Earthquake warning app shakes up seismology community


Antonio Maffei '20

A new app, MyShake, alerts users of earthquakes.

Nicholas Yee '20, Staff Reporter

On Oct. 17, 1989 at 5:04pm, a 6.9 magnitude earthquake shook San Francisco. The earthquake caused 63 deaths, nearly 3,800 injuries, and approximately $6 billion in property damages.

A part of the top deck of the Bay Bridge collapsed because of the shaking. This was a warning and the motivation for California to create laws for newly built structures and to start retrofitting already built complexes like schools and bridges to make them more resistant to earthquakes.

Since then, there have been hundreds, thousands of earthquakes in California.

The Ridgecrest 6.4 and 7.1 earthquakes shook Southern California on July 4 and 5. There were over 1,400 aftershocks.

There was also the 1999 Hector Mine earthquake, which was a magnitude of 7.1.

The closest major earthquake to San Francisco was the 6.0 magnitude 2014 South Napa earthquake which caused nearly $1 billion in damages.

Geologists have recently launched an early warning system, also known as “ShakeAlert” on the 30th anniversary of Loma Prieta to alert Californians that there is an earthquake coming. These warnings will be issued in two ways: a smartphone app called MyShake or the notification system that sends out Amber Alerts.

Their first test of this system was when quakes the magnitude of 4.5 and 4.7 hit Central California. Alerts rang phones with a median time of 1.6 to 2.1 seconds. Even though this is not enough time to take cover, it is better than taking cover right when an earthquake happens.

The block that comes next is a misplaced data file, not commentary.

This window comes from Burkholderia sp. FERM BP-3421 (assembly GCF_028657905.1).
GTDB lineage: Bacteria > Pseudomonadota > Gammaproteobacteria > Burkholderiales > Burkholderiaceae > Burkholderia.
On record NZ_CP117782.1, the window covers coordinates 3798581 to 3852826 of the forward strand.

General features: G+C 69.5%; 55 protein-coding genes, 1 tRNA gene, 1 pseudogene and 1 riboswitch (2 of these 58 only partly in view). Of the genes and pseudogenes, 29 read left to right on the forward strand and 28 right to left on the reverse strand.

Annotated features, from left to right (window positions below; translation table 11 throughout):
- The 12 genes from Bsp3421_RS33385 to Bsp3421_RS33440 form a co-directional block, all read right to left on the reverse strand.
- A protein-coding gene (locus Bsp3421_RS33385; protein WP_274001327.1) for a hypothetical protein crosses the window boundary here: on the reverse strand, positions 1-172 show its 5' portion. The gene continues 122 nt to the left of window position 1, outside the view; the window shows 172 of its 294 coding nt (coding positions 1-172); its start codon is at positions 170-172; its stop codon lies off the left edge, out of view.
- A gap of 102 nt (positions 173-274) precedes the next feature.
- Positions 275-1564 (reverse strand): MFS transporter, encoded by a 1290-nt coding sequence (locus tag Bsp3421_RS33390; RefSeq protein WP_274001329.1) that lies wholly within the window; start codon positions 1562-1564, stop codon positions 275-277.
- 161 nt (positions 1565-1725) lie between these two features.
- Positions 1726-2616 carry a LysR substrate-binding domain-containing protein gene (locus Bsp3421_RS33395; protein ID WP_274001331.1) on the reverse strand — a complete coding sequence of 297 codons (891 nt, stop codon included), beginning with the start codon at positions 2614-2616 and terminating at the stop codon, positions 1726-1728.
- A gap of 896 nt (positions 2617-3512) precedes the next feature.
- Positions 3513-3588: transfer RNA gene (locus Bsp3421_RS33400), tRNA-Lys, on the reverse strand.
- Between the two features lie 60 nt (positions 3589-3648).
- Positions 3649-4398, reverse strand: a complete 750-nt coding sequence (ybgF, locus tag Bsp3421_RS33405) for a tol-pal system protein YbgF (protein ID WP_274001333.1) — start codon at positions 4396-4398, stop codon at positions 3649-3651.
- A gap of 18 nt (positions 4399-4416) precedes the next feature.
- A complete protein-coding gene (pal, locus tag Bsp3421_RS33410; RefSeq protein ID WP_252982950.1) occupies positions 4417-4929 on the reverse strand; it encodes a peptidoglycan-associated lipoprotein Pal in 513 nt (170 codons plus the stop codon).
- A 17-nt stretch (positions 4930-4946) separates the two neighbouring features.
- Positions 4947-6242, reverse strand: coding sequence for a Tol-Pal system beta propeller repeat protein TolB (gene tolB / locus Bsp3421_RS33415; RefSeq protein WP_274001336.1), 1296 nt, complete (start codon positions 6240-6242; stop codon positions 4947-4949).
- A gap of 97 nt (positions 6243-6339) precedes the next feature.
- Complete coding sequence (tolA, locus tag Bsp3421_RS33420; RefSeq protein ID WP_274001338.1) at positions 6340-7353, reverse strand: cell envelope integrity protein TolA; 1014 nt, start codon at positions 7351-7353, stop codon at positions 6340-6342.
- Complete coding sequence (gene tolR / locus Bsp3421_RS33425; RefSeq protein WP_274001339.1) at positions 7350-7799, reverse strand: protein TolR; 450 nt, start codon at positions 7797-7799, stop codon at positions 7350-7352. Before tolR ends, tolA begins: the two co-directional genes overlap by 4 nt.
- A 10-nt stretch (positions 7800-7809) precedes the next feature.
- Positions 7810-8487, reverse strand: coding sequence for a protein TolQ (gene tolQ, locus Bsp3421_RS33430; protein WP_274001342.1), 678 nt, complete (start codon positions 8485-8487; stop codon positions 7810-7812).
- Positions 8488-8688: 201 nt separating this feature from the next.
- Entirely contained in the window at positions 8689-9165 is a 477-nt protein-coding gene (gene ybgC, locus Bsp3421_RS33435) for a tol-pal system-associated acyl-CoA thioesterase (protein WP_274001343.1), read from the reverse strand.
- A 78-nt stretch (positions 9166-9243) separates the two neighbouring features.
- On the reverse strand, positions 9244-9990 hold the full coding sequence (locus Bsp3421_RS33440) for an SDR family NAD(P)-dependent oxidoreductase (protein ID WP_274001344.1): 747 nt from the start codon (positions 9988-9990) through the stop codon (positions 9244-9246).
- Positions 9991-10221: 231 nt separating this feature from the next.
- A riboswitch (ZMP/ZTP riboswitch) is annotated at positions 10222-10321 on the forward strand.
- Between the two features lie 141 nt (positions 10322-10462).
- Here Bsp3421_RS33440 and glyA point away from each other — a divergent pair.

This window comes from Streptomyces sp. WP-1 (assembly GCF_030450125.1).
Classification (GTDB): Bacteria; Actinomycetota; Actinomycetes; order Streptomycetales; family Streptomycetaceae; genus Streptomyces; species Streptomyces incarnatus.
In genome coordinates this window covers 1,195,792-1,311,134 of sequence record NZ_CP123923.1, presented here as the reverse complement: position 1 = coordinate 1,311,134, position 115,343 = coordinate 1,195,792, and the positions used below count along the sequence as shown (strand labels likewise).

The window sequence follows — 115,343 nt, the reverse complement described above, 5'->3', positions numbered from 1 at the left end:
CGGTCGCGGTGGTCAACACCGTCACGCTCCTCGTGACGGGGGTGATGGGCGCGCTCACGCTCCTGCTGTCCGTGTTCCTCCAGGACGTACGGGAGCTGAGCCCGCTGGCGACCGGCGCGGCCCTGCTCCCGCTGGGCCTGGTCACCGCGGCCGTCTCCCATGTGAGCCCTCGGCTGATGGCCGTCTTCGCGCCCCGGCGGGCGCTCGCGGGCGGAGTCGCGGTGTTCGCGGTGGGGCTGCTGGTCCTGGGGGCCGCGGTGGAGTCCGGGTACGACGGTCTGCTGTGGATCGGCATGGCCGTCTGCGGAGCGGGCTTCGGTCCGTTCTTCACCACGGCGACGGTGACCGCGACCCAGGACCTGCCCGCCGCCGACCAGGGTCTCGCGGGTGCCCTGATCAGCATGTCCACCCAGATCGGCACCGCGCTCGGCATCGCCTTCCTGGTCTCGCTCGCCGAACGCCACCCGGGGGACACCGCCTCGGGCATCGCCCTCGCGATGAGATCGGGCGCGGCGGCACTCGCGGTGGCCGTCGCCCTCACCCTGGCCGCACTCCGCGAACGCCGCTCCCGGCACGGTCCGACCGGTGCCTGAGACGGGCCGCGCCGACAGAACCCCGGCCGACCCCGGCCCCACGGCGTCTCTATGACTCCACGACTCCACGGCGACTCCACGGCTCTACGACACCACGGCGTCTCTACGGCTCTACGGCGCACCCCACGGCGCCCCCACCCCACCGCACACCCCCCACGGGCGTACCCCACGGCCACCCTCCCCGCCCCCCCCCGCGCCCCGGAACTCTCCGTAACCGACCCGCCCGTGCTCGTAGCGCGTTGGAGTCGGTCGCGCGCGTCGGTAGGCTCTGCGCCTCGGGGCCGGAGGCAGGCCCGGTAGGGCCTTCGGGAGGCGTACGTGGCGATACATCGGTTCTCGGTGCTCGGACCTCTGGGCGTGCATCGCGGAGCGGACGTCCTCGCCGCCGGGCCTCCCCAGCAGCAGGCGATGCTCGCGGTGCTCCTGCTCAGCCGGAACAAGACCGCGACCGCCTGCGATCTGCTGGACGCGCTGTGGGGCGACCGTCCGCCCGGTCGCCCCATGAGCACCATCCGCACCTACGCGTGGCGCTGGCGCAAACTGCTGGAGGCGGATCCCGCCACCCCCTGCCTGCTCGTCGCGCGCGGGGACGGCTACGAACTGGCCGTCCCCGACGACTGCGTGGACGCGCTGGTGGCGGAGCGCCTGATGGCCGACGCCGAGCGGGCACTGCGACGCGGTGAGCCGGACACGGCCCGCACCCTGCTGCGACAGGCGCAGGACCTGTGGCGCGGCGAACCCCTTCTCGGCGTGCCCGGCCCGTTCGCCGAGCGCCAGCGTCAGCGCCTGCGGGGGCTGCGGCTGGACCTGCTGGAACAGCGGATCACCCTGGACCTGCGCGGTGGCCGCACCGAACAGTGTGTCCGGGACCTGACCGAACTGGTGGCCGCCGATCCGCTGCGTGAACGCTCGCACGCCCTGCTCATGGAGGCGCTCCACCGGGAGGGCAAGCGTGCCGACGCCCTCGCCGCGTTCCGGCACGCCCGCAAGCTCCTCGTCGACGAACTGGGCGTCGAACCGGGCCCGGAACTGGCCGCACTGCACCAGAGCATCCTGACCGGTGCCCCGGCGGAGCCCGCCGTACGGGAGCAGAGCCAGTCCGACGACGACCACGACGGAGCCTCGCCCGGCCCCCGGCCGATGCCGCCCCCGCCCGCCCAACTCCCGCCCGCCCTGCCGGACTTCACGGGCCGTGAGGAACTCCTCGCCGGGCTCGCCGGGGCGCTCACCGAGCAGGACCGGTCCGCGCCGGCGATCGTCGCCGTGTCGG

So far, alerts will only give people less than 5 seconds to take potentially life-saving action. There are also rare circumstances that one may receive a ShakeAlert with no earthquake in response.

Officials say that this is a far from perfect system however, they hope to give people time to protect themselves.

Users not only see earthquakes in California, but also can see earthquakes all over the world: the location, time, and 3.5+ magnitude.

California is not the first to develop this system. For example, Mexico City’s Early Warning System has sensors off Mexico’s coast that warn of strong shaking. It has been operating since 1991.

Japan has the most sophisticated system in the world. Originally developed for stopping high-speed trains, they used the same system to detect earthquakes and have been issuing public warnings since 2007.

People like the idea of an an early warning system; however, some would like at least a minute notice, which will come in time through new technology.